A tale of two flags – and a lesson in foreign policy

This is a story of two flags, and of political naivety.

I blogged a while ago about the SNP government’s conduct of a quasi-foreign policy when foreign affairs are not a devolved matter for the Scottish parliament. ‘Pushing at the boundaries’ I concluded. But what would you expect?

I discovered a photo today of First Minister Alex Salmond with a member of something called Catalans per la independència d’Escòcia. I don’t think the name of the group needs translation.


The interesting thing about this photo is that the flag being clutched is not the official flag of Catalonia.

It’s a version for people in Catalonia who want to be independent of Spain:

catalunya libre

Here’s the official Catalan flag:


All very arcane you might say. So you’re a vexillologist as well as a unionist? A double whammy.

The point – obviously – is that the SNP want an independent Scotland to be a member of the European Union. In a briefing paper on An Independent Scotland: The Road to Membership of the European Union, Professor Stephen Tierney and Dr Katie Boyle of Edinburgh University make it clear that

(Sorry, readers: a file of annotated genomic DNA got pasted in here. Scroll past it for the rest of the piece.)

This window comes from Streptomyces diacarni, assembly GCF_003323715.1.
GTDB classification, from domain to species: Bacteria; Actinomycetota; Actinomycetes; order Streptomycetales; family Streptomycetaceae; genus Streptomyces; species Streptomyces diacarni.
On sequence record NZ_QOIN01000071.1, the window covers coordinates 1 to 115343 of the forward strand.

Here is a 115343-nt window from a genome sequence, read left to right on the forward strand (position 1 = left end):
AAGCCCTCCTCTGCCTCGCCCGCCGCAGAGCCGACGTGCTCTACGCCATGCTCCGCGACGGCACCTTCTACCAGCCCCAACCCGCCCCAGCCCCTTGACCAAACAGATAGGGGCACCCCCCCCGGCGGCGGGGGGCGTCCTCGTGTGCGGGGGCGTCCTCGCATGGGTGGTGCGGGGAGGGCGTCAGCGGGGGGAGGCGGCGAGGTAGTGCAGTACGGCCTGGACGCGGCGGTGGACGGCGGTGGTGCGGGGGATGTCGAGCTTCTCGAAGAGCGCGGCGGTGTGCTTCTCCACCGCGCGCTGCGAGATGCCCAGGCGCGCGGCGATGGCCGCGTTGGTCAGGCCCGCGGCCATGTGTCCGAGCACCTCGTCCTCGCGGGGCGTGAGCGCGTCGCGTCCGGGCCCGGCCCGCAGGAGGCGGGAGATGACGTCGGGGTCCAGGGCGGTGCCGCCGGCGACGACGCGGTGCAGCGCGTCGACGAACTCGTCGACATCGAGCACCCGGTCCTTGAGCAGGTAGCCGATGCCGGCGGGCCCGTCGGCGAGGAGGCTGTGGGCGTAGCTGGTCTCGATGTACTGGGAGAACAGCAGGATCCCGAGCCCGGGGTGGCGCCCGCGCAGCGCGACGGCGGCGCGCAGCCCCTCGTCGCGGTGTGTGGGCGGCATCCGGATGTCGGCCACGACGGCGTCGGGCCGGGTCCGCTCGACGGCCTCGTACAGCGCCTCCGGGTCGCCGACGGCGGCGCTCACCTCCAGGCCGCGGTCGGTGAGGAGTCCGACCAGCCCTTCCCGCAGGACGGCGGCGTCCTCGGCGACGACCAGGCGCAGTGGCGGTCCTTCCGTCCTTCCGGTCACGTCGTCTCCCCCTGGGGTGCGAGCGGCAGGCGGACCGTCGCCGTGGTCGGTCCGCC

It is … likely that Scotland will require to make an application to join the European Union by way of the Article 49 of the Treaty of the European Union procedure and that, accordingly, the unanimous agreement of all Member States to any ratification agreement will be required.

It hardly needs stating that those member states include Spain, which is strongly opposed to the secession of Catalonia.

It’s as if the Catalan government president, Arturo Mas, were photographed smiling and clutching a Saltire with the word ‘Yes’ stencilled on it while expecting the UK government to nod through his application for EU membership. Not sensible.

It’s not a deal-breaker, but it sure isn’t going to make accession any easier. Where were the first minister’s minders when he smiled so approvingly at the ‘freedom for Catalonia’ flag?



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